Langley Research Center, Hampton, Va.
Final Orion Spacecraft Water Landing Test at Langley Rescheduled
HAMPTON, Va. -- Reporters are invited to watch as a test-version of the Orion crew capsule takes its final splash Friday, Jan. 6, at NASA Langley Research Center's Hydro Impact Basin in Hampton, Va. The test was originally scheduled to take place Thursday, Jan. 5, but a combination of wind and cold weather conditions prohibited pre-test operations atop the gantry.
Testing began last summer to certify the Orion spacecraft for water landings. The Orion will carry astronauts into space, providing emergency abort capability, sustaining the crew during space travel, and ensuring safe re-entry and landing.
Since July 2011, engineers have conducted eight tests -- all at different angles, heights and pitches to simulate the varying sea conditions and impacts that Orion could face upon landing in the Pacific.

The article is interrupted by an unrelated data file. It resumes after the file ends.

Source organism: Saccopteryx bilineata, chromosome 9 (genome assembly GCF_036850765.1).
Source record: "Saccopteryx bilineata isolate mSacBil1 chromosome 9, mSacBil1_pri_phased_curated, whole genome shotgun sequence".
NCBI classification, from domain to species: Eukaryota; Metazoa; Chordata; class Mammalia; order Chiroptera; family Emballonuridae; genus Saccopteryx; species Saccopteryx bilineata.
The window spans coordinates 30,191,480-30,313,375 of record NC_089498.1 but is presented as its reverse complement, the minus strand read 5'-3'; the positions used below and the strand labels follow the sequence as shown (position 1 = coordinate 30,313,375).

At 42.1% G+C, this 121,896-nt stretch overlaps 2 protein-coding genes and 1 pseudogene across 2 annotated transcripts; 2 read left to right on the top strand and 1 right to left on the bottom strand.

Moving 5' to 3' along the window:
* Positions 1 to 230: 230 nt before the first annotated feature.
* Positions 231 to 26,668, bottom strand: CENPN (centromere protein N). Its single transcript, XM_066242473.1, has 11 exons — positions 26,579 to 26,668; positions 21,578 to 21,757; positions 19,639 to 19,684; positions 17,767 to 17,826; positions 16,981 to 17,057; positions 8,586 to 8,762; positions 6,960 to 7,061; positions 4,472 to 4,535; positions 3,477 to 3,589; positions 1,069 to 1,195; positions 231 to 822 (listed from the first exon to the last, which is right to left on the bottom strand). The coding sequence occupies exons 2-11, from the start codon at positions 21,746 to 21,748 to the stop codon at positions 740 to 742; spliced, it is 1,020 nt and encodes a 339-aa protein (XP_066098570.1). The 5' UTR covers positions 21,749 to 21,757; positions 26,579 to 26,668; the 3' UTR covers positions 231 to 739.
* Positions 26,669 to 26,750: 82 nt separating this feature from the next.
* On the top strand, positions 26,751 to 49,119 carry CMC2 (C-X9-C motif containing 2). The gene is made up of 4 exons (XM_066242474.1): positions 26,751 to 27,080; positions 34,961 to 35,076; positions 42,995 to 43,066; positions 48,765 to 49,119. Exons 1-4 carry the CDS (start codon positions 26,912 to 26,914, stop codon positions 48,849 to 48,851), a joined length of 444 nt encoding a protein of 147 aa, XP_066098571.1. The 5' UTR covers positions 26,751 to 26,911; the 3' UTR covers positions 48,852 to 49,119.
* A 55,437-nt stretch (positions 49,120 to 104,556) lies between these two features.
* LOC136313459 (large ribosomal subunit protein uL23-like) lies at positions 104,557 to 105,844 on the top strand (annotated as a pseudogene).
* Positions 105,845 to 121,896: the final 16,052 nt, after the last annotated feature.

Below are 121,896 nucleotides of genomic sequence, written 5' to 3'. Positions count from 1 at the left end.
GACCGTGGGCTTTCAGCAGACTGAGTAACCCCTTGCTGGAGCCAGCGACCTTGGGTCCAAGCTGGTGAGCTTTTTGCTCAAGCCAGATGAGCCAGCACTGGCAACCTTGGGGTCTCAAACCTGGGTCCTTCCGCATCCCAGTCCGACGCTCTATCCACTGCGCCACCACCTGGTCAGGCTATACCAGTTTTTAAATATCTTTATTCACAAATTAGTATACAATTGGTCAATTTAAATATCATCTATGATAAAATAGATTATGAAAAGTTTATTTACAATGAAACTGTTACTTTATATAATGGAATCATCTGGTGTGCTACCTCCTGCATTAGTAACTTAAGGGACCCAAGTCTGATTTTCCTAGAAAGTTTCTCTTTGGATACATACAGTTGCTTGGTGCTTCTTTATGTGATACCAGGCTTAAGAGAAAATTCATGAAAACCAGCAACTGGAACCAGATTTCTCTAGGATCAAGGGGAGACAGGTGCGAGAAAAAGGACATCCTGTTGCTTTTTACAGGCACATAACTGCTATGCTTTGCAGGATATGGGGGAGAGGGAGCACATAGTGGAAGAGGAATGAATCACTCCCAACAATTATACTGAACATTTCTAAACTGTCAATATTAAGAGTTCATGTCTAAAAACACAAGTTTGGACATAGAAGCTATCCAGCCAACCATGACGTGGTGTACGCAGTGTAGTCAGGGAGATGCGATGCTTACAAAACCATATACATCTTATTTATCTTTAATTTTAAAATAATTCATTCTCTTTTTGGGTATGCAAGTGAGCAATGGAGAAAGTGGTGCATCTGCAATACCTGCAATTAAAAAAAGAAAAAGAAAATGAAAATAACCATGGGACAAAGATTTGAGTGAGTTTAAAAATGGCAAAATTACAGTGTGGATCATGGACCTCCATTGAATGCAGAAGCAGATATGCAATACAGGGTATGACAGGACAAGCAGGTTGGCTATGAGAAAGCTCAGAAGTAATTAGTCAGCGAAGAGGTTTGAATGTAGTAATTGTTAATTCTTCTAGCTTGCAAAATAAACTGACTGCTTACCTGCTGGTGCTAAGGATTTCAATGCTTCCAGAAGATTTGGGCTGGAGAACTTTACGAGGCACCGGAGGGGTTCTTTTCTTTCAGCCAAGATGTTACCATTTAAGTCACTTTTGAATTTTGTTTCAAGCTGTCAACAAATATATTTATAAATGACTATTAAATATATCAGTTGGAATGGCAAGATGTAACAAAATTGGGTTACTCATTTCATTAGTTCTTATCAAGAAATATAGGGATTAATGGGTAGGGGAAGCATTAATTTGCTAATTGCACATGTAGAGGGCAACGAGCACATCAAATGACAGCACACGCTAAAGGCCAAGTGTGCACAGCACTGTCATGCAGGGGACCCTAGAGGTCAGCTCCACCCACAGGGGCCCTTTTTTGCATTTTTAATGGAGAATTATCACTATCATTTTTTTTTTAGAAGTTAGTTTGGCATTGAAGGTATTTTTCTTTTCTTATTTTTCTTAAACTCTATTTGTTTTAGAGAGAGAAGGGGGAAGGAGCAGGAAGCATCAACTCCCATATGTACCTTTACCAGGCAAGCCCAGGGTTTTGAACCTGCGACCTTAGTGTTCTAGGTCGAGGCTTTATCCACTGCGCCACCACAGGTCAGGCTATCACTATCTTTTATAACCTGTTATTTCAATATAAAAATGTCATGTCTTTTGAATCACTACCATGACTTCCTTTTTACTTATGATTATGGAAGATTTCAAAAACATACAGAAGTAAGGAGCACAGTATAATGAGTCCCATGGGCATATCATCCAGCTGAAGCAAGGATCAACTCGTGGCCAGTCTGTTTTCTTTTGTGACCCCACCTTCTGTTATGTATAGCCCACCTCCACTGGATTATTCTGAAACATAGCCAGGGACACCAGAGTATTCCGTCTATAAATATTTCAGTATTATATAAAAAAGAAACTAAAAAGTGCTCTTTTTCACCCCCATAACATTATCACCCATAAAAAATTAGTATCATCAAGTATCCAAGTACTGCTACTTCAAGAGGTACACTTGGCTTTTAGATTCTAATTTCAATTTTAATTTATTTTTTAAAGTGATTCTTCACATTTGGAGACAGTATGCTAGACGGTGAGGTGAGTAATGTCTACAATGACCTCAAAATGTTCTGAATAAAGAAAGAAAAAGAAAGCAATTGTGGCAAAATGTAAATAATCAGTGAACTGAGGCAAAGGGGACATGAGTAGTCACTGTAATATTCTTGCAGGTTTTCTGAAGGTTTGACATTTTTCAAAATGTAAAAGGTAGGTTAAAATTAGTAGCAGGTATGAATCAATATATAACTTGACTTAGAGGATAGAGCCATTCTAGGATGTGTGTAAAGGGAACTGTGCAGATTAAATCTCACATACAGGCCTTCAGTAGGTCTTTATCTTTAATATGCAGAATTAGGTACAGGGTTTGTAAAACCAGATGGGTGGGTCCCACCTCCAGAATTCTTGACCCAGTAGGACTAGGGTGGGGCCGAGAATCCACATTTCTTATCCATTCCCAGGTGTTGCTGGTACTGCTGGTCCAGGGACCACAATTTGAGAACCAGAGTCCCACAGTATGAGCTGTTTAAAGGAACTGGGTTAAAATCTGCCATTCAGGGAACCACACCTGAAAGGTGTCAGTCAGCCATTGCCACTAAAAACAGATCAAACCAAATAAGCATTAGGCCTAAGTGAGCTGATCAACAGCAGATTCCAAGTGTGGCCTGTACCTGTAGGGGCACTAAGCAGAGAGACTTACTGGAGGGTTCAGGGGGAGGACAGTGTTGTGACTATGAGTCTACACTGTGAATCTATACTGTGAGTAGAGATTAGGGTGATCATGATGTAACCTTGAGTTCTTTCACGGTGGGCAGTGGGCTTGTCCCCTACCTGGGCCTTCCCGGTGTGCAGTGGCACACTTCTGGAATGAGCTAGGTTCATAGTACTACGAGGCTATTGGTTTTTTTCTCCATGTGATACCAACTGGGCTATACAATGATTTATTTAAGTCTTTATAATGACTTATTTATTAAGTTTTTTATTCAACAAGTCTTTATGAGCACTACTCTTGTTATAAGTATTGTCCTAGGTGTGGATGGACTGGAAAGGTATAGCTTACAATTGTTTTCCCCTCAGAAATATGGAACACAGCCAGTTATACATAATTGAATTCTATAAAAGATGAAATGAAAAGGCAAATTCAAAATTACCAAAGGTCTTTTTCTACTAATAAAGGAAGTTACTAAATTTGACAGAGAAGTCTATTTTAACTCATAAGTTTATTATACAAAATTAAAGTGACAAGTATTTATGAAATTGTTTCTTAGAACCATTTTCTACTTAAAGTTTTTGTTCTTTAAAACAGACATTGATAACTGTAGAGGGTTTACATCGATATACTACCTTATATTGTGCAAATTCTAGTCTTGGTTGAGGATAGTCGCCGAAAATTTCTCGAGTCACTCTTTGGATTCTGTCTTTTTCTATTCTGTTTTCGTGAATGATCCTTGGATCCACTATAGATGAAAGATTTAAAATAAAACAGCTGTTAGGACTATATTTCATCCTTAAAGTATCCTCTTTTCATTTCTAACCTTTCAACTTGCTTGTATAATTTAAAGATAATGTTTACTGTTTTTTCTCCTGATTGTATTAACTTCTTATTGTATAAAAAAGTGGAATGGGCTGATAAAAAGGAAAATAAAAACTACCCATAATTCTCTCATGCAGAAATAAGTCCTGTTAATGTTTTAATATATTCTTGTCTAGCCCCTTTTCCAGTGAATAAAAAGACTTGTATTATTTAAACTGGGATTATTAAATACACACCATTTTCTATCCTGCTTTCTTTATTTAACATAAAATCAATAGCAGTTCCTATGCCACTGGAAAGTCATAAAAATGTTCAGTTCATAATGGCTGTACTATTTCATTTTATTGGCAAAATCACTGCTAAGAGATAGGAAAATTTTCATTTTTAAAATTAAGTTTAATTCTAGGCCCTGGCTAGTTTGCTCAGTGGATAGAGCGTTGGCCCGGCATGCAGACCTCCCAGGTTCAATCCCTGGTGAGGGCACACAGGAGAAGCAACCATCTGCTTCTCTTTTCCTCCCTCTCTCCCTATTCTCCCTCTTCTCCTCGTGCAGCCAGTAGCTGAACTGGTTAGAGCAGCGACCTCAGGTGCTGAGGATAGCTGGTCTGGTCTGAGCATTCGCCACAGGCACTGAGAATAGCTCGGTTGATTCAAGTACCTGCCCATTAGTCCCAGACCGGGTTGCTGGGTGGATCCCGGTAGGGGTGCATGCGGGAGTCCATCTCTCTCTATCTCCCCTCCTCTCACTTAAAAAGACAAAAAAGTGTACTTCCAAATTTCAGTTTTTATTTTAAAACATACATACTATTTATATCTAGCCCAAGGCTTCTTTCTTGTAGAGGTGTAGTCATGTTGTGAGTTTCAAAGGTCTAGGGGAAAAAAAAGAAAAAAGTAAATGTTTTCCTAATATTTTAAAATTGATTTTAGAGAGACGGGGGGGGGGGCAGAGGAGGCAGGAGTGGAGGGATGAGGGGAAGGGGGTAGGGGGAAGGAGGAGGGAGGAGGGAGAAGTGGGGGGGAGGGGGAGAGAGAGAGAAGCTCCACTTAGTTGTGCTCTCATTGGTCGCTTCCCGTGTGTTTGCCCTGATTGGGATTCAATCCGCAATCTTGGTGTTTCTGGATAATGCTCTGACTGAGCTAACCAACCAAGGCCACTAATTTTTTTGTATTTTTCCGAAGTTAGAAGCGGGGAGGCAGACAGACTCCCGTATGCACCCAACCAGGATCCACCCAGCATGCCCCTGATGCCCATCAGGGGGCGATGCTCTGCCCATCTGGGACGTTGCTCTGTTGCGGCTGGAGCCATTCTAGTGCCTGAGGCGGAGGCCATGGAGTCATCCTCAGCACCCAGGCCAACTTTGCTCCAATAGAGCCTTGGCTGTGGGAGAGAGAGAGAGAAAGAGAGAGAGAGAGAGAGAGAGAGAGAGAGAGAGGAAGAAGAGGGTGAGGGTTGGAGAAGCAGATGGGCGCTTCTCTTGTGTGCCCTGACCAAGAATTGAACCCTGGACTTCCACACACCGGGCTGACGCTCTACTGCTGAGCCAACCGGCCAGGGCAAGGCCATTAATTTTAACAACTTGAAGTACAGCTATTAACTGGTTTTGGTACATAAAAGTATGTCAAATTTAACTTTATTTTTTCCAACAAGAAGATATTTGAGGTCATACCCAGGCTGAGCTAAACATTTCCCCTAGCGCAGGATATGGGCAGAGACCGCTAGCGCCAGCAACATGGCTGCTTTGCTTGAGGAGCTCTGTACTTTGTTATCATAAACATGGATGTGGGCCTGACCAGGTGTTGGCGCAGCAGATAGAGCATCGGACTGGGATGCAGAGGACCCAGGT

On Jan. 6, test impact conditions will simulate all parachutes being deployed with a high impact pitch of 43 degrees. The capsule will travel approximately 47 mph before splashing into the basin, where it will likely flip over after impact. This type of landing scenario isn't likely to occur during actual vehicle operation, but is essential for the validation of analytical models. As was the case with Apollo, the Orion flight design will feature an onboard up-righting system.
The Hydro Impact Basin is 115 feet long, 90 feet wide and 20 feet deep. It is located at the west end of Langley's historic Landing and Impact Research Facility, or Gantry, where Apollo astronauts trained for moon walks.
Journalists must arrive by 1:30 p.m. EDT at the NASA Langley main gate. Due to the nature of the testing; an exact drop time cannot be given. If the drop test date changes due to weather or technical reasons, NASA will issue an advisory to journalists of the change.
To ensure access and badging, reporters must contact Amy Johnson by phone at 757-272-9859 or by email at email@example.com by 4 p.m. on Thursday, Jan. 5.
For video and still imagery that documents ground breaking of the Hydro Impact Basin through various stages of Orion testing, visit:
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